A Senior Political Science Lecturer at the University of Ghana, Professor Ransford Gyampo has criticized the International Monetary Fund's (IMF) apparent lack of knowledge about Ghana's National Anti-Corruption Action Plan (NACAP).
He does not believe why a respected body like that will recommend the continuation of the policy that has never been useful in its recent 3 billion dollar loan agreement with Ghana.
In a Facebook post on Wednesday, May 24, Prof. Gyampo wrote: "the talk about the continuous implementation of a National Anti Corruption Action Plan (NACAP) that exists merely in name by the document, shows that the IMF perhaps is no longer a serious institution.”
“This is because it doesn’t appear there will ever be serious efforts at implementing the NACAP and an IMF that does not know this is bogus,” he added.
He argued that "an IMF that fails to tell Ghana nothing but the truth so we (the nation) can wiggle ourselves out of imposed and our self-inflicted hardships...will deepen the derogatory, (but sometimes deserving) PERCEPTION that reduces it to a spineless organization, staffed by cowards, praise singers and fun-fool respecters of failed African leaders.”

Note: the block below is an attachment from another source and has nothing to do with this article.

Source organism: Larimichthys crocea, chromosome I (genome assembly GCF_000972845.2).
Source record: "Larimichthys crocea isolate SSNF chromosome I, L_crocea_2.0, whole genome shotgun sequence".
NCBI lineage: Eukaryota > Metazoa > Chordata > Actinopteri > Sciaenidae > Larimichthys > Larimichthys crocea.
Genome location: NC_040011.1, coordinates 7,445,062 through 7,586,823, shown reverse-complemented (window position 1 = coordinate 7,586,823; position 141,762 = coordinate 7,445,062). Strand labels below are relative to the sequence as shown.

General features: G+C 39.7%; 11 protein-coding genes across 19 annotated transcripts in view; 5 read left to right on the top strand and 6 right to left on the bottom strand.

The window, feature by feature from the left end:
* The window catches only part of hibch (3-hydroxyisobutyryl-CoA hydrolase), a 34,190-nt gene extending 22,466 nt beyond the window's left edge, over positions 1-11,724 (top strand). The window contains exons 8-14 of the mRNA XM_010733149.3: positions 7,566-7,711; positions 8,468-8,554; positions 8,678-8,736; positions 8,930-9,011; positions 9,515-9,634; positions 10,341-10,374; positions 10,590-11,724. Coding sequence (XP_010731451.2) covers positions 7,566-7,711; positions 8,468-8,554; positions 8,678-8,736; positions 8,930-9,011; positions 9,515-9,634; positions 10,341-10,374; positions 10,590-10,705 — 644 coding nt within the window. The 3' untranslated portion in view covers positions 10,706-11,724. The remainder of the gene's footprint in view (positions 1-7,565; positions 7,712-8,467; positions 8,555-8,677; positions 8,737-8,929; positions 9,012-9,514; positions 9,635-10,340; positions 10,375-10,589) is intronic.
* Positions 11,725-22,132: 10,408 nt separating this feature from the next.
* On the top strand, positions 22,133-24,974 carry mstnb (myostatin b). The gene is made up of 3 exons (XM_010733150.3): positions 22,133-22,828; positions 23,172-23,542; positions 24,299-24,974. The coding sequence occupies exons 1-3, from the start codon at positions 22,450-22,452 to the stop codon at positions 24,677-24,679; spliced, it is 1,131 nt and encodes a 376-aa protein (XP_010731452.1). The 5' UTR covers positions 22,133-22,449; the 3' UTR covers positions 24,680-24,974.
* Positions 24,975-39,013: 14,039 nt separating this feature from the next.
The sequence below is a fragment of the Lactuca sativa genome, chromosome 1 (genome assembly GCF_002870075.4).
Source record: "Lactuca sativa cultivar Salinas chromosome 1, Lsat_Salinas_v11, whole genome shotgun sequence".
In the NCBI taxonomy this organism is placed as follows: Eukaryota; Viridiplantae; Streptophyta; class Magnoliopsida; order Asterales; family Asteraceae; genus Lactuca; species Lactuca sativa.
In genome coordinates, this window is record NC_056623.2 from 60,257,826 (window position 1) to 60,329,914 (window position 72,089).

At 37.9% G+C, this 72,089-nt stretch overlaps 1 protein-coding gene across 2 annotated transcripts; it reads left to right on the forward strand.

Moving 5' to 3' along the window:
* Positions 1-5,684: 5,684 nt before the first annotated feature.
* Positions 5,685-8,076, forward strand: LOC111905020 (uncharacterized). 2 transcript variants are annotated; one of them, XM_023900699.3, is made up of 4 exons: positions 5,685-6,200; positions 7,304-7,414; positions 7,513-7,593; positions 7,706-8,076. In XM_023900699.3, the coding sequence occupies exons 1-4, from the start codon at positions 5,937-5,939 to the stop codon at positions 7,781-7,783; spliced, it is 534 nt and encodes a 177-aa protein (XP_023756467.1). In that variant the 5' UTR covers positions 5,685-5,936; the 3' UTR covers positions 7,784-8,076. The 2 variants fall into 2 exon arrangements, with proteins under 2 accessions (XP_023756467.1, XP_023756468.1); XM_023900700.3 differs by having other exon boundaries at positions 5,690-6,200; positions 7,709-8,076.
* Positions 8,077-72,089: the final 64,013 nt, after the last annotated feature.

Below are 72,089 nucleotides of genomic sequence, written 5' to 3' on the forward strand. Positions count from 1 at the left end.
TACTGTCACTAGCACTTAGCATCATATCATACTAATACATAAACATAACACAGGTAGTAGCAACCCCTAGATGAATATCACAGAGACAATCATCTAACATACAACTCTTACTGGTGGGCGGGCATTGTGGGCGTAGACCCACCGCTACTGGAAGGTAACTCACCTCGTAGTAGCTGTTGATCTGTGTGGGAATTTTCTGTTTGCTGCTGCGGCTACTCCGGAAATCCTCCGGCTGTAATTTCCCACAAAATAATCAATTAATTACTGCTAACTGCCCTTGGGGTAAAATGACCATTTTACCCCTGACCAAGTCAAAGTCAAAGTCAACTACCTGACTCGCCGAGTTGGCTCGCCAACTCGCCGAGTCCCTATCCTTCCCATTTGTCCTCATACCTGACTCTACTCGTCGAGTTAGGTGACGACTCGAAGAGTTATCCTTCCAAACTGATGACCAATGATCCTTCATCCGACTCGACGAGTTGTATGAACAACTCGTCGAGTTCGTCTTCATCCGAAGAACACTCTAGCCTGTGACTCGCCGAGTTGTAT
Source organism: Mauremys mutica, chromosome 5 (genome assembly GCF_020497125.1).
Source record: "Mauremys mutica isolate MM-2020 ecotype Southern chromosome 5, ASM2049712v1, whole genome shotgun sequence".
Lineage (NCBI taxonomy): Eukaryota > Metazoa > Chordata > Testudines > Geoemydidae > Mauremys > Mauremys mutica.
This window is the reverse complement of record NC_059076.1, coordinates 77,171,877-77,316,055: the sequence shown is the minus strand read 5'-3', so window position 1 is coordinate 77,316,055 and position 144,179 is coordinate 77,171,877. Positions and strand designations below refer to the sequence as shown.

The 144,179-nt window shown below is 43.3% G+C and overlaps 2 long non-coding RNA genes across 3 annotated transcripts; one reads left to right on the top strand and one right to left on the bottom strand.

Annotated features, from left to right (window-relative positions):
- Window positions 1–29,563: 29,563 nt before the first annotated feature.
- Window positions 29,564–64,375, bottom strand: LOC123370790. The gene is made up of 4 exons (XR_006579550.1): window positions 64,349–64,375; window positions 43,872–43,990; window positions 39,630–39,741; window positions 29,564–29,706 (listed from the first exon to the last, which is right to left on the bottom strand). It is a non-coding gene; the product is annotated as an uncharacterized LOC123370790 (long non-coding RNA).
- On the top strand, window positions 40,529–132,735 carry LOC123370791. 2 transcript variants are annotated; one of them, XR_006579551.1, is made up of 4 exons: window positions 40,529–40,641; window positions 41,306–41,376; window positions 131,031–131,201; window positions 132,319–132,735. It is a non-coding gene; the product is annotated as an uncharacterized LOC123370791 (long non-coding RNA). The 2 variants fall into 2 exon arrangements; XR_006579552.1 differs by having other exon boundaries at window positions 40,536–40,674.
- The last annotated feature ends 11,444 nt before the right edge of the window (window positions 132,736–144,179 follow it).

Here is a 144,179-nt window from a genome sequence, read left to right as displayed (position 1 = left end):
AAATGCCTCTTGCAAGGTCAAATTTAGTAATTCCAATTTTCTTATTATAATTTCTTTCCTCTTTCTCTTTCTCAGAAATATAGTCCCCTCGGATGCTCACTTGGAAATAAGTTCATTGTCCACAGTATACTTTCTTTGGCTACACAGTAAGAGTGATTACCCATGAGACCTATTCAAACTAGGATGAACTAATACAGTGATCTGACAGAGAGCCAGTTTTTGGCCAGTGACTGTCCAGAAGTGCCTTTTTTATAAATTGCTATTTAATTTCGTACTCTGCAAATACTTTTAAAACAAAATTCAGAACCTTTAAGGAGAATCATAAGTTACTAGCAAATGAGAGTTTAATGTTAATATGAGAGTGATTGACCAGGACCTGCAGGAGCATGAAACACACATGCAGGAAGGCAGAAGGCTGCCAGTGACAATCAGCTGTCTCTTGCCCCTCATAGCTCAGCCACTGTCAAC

The political commentator criticized some of the IMF recommendations, questioning whether "this a truly well negotiated IMF deal" and adding that "it appears the IMF of yesteryears, is no longer the IMF we see today."
The new $3 billion bailout, approved recently for the country, has certain conditions such as achieving a primary surplus target, energy sector reforms, strengthening state-owned enterprises and implementing structural reforms at Ghana's cocoa marketing board.